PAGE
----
It is common knowledge that with many illnesses, such as cancer, risk of development is partly determined by family history of the disease. But new research suggests that "random chance" decides if a certain gene copy that is inherited from our mother or father is actually used.
Researchers from the Karolinska Institutet in Sweden and the Ludwig Institute for Cancer Research in the UK say that their findings, published in the journal Science, may explain why some people become ill even if they have the same gene copy as healthy relatives.
The investigators explain that there are two copies of each gene in the human body - one which is inherited from our mother and one from our father.
They note that the majority of existing research suggests that both gene copies are used equally, but their new study suggests otherwise.
To reach their findings, the researchers created a technique which allowed them to closely analyze how genes work in individual cells - something lead author Dr. Rickard Sandberg says has not been done before.
the methods for studying gene activity have been based on analyzing hundreds to thousands of cells at a time. This gives you an average, where the contribution of the copies from the father and mother of the same gene, known as the alleles, are mixed together," he explains.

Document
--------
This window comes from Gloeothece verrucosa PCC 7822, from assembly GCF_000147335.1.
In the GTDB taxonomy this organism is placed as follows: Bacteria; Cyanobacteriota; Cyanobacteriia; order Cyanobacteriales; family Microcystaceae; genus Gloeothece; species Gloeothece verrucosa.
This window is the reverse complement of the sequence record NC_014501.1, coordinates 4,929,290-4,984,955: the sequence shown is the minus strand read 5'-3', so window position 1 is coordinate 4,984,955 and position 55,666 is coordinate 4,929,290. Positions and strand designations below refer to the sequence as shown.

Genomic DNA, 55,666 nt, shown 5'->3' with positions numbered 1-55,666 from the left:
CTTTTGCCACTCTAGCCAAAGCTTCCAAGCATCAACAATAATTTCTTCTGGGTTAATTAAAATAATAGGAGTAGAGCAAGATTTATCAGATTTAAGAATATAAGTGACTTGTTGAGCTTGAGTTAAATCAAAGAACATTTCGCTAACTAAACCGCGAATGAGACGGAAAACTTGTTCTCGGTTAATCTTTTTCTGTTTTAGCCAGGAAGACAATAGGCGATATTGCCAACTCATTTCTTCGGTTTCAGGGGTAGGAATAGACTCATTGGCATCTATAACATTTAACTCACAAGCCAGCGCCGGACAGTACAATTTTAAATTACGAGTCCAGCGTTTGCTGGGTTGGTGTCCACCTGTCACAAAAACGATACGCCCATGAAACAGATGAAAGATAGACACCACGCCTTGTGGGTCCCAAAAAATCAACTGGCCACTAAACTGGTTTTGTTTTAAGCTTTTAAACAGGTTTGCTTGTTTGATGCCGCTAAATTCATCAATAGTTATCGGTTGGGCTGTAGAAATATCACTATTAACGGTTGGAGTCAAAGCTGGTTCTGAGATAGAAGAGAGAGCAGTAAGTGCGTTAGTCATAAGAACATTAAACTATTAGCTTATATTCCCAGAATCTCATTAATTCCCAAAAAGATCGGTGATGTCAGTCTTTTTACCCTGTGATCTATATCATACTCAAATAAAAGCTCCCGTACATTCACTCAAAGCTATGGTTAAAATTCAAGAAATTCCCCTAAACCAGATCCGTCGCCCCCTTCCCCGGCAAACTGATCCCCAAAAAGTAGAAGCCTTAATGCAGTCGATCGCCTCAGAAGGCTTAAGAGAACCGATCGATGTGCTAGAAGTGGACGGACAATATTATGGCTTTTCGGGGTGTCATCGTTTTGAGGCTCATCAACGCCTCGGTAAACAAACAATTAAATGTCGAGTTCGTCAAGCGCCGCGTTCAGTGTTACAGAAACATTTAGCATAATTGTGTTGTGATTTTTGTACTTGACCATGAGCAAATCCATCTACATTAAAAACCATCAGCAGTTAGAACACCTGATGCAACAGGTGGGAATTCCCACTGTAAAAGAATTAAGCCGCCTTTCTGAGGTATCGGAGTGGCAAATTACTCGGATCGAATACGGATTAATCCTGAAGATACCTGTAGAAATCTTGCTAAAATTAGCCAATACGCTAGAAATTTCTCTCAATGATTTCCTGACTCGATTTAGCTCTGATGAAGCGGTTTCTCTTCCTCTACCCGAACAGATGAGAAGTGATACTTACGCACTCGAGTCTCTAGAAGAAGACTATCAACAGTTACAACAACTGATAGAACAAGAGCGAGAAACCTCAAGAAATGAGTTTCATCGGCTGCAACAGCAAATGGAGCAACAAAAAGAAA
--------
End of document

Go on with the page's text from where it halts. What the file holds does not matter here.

"We have instead developed a method that allows us to analyze the gene activity in individual cells, which enabled this discovery."
Gene copy 'randomly activated' in each cell
Their new technique led them to discover that in each individual cell, one gene copy is "randomly chosen" for activation. Furthermore, which gene is activated can also change over time.
The investigators say their findings could open new doors for biomedical research. For example, they note that their discovery could help explain why identical twins - who have almost exactly the same genes - can have different characteristics.
With regards to illness, the researchers note that many diseases only arise in a subset of patients, or vary in terms of severity, which makes them difficult to explain and treat. They say that the process of random gene copy activation may help shed light on certain disease activity.
Dr. Sandberg adds:
"This discovery is also interesting for basic research regarding gene activity and regulation. For example, it highlights the fact that studies and models of gene activity should be made using resolution for both the maternal and paternal alleles."